“Part One” expounds Jonah 1:1 – 2:10, and begins by setting the Jonah story within its historical context, then moving to Jonah’s flight toward Tarshish, and his encounter with the great God-ordained fish. As he follows Jonah’s journey, Tchividjian identifies the depth of our own sin and rebellion, and discusses how God’s dealings with us in times of rebellion can be turbulently merciful and gracious. He writes, “The storm tells us that God spares no expense in going after those who run away” (p. 51). Tchividjian notes that our rebellion and running from God can take on many different forms, which he discusses by noting several themes during the flight and fish sequence. These include, but are not limited to, our tendency to act as our own little gods, trust in our own efforts, and be our own saviors through legalism or lawlessness. He writes, “Self-reliance is the natural tendency of every human heart, and it festers in the heart of the Christian as much as in the heart of the non-Christian–just in a different way” (p. 56). Then, with great pastoral precision, Tchividjian demonstrates how the gospel is truly the answer to whatever facet or form our sin and rebellion may take.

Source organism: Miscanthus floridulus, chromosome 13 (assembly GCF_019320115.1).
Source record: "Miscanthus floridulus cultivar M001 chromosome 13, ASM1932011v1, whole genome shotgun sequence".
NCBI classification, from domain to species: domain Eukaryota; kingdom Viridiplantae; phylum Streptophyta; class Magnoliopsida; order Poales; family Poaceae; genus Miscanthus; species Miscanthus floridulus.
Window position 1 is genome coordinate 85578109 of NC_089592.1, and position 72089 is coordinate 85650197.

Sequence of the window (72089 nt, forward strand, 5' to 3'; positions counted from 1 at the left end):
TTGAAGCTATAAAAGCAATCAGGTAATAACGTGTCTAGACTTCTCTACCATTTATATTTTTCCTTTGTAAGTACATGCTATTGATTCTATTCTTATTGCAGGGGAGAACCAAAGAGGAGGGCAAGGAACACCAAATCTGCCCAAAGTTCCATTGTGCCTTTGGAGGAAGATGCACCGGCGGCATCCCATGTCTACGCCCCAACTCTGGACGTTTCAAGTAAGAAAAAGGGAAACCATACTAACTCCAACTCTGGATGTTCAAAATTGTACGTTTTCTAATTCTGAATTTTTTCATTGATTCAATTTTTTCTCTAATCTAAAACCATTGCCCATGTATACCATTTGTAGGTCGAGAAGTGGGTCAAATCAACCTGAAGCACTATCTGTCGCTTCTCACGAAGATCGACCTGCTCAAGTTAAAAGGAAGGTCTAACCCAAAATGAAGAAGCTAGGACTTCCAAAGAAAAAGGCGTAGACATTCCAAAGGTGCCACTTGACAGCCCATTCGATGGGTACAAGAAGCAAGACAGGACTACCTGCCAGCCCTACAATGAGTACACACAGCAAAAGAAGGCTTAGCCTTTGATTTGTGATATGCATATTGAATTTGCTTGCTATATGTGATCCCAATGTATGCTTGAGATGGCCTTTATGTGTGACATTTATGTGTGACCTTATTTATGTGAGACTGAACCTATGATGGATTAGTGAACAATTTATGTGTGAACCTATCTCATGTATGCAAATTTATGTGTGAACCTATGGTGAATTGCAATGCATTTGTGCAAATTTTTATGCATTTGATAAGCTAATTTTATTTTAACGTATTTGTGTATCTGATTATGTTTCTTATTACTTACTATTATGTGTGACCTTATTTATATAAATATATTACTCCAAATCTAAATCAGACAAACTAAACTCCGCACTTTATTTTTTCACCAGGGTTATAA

“Part Two” picks up in the first verse of chapter 3 where we find the once fleeing Jonah fresh out of the fish’s stomach, and graciously given a fresh start to his life and calling. Expounding upon 3:1 – 4:11, we see Jonah given a surprising second chance to fulfill God’s purpose for him. Surprisingly different than the way we tend to respond when someone commits an offense against us, Tchividjian reminds us “God responds to great sin with great mercy” (p. 84)! As Tchividjian takes us through the second half of this brief Old Testament narrative, we journey with Jonah to the great city of Nineveh, witness the response and transformation of its people through the preaching of God’s word, hear Jonah’s rage-filled perspective on it all, and end with him alone and outside the city in conversation with God. Touching on themes of second chances, God’s wrath, humility, repentance, idolatry, worship, and anger, again Tullian points us back to the gospel where we’re met with the surprising depth of God’s healing grace found there.